No Right to a U.S. Jury Trial on Inequitable Conduct
In AGFA Corp. v. CREO Products, Inc. (Fed. Cir., June 26, 2006) a divided panel of the Federal Circuit held that there is no Seventh Amendment right to a jury trial for inequitable conduct, even where one would exist for an invalidity claim.
According to the majority opinion by Circuit Judge Rader,
In Beacon Theatres, Inc. v. Westover, 359 U.S. 500 (1959), the SupremeNonetheless, as noted in the dissent by Circuit Judge Newman, ther could still be some wiggle room on this issue for patent ltigants:
Court explained that a trial judge could not conduct a bench trial (and preclude
a jury trial) on equitable declaratory relief claims where that trial would
resolve "common" issues with a claim subject to jury resolution. 359 U.S. at
503-04. In Beacon Theatres, the declaratory judgment plaintiff sought to raise
essentially the same antitrust issues for which the declaratory judgment
defendant sought a jury trial. Id. The Supreme Court declined to limit the
declaratory judgment defendant’s jury trial rights solely "because Fox took
advantage of the availability of declaratory relief to sue Beacon first." Id. at
504. Beacon Theatres specifically noted that both the petitioner’s claim and the
declaratory relief claim involved "a common issue." Id.
This case involves issues of inequitable conduct (including the
materiality of the undisclosed prior art) and validity. Although these issues
overlap to some degree, they are not "common" issues as in Beacon Theatres.
Because this case does not involve "common" issues, this court need not apply
the Beacon Theatres rule to honor Agfa’s jury trial request. Beacon Theatres did
not use the term "overlapping." While the inequitable conduct and validity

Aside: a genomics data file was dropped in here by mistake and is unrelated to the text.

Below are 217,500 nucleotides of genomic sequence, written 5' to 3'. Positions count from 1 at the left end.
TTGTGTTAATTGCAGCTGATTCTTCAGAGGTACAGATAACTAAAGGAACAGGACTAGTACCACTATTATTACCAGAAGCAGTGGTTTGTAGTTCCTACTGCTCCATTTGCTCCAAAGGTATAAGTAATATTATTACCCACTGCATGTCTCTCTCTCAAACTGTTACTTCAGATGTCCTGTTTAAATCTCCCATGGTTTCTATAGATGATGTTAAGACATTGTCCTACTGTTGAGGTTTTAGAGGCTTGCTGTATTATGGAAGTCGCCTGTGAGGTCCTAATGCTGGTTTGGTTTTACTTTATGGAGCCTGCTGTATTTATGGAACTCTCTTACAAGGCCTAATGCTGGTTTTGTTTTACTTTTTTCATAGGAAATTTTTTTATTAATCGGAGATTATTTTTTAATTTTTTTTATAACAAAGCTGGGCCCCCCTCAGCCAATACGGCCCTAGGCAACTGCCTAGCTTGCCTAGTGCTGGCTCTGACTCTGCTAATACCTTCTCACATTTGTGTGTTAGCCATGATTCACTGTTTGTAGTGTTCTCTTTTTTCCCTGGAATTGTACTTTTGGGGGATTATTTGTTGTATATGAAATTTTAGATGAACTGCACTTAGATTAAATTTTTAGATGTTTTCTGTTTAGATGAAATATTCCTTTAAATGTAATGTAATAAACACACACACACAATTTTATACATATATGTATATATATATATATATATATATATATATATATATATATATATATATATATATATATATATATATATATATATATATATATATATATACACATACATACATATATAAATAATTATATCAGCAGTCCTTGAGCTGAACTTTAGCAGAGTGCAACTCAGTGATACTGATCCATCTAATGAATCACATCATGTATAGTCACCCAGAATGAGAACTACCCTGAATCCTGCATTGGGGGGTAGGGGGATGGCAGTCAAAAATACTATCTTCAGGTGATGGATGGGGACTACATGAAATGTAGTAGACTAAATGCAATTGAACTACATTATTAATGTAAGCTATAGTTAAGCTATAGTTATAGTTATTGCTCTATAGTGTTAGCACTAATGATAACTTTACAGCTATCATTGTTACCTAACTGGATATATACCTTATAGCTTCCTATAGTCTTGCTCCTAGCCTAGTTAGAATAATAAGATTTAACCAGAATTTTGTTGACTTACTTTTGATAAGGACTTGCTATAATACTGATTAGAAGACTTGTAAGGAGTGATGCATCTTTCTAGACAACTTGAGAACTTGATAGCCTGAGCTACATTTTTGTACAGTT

questions in this case overlap in the consideration of some aspects of the same
relevant evidence, they do not involve a common issue. As Gardco explained:The simple fact is that a patent may be valid and yet be rendered
unenforceable for misuse or inequitable conduct. Similarly, a valid patent
may be (in the abstract) infringed, that is, the accused device may fall
within the scope of the claim, but there will be no liability to the patentee when the patent is unenforceable. Thus the conduct-of-the-applicant-in-the-PTO issue raised in the nonjury trial and the separated infringement/validity issues are distinct and without commonality either as claims or in relation to the underlying fact issues.
The decision now offered joins a few cases in which panels of the Federal
Circuit diverged from history and the weight of our precedent, as in Gardco
Mfg., Inc. v. Herst Lighting Co., 820 F.2d 1209 (Fed. Cir. 1987), Paragon
Podiatry Lab, Inc. v. KLM Labs, 984 F.2d 1182, 1190 (Fed. Cir. 1993), where the
panel rejected the right to a jury, and a few other cases. This continuing
conflict within our court's precedent disserves the public, as does the
selective citation in this opinion of only Gardco, ignoring the entire body of
contrary precedent, and leaving litigants and trial judges with the burdensome
jousting here illustrated.
The panel majority misconstrues the Court's holding in Beacon Theatres,
Inc. v. Westover, 359 U.S. 500 (1959), where the Court held that factual
elements in common with both legal and equitable issues or, in that case,
subject to equitable remedy, could not be deprived of the jury right as to the
factual aspects. The Court made clear that when there is judicial discretion it
must, wherever possible, be exercised to preserve the jury trial.
In Gardco a panel of this court found that there were no common relevant
elements in the specific circumstances of that case. In contrast, in the case at
bar where asserted misinformation is charged with being material to
patentability and deceptively withheld, these are questions of fact that are
directly concerned with both validity and enforceability. Thus the panel
majority, in its ruling that the trial judge can always exercise discretion and
refuse to try these issues to a jury, misses the point that when there is a jury
right as to legal elements, as in Beacon Theatres, there is no discretion to
deny the jury right as to factual questions relevant to both the legal and